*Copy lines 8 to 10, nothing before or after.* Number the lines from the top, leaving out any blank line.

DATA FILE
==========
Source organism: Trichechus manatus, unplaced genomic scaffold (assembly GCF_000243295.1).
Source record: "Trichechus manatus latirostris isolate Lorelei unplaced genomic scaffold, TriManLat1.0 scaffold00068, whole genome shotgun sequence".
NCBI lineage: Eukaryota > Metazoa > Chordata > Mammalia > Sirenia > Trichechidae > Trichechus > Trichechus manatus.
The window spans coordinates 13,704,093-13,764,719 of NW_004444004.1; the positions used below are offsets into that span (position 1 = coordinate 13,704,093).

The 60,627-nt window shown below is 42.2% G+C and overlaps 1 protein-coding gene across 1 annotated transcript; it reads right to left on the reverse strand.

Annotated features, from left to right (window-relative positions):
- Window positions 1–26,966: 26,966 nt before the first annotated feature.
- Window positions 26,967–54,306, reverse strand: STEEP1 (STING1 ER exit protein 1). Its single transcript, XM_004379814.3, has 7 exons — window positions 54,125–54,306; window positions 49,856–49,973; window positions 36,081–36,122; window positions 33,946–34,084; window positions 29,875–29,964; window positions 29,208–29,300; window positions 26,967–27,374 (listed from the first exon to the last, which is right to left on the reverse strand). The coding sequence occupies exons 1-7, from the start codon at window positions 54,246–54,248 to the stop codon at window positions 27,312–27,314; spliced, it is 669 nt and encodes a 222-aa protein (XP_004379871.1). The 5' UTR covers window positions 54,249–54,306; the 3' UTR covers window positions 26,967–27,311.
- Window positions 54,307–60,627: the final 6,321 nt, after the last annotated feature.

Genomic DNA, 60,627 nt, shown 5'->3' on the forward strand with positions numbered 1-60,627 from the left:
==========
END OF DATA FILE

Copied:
- Window positions 26,967–54,306, reverse strand: STEEP1 (STING1 ER exit protein 1). Its single transcript, XM_004379814.3, has 7 exons — window positions 54,125–54,306; window positions 49,856–49,973; window positions 36,081–36,122; window positions 33,946–34,084; window positions 29,875–29,964; window positions 29,208–29,300; window positions 26,967–27,374 (listed from the first exon to the last, which is right to left on the reverse strand). The coding sequence occupies exons 1-7, from the start codon at window positions 54,246–54,248 to the stop codon at window positions 27,312–27,314; spliced, it is 669 nt and encodes a 222-aa protein (XP_004379871.1). The 5' UTR covers window positions 54,249–54,306; the 3' UTR covers window positions 26,967–27,311.
- Window positions 54,307–60,627: the final 6,321 nt, after the last annotated feature.

Genomic DNA, 60,627 nt, shown 5'->3' on the forward strand with positions numbered 1-60,627 from the left: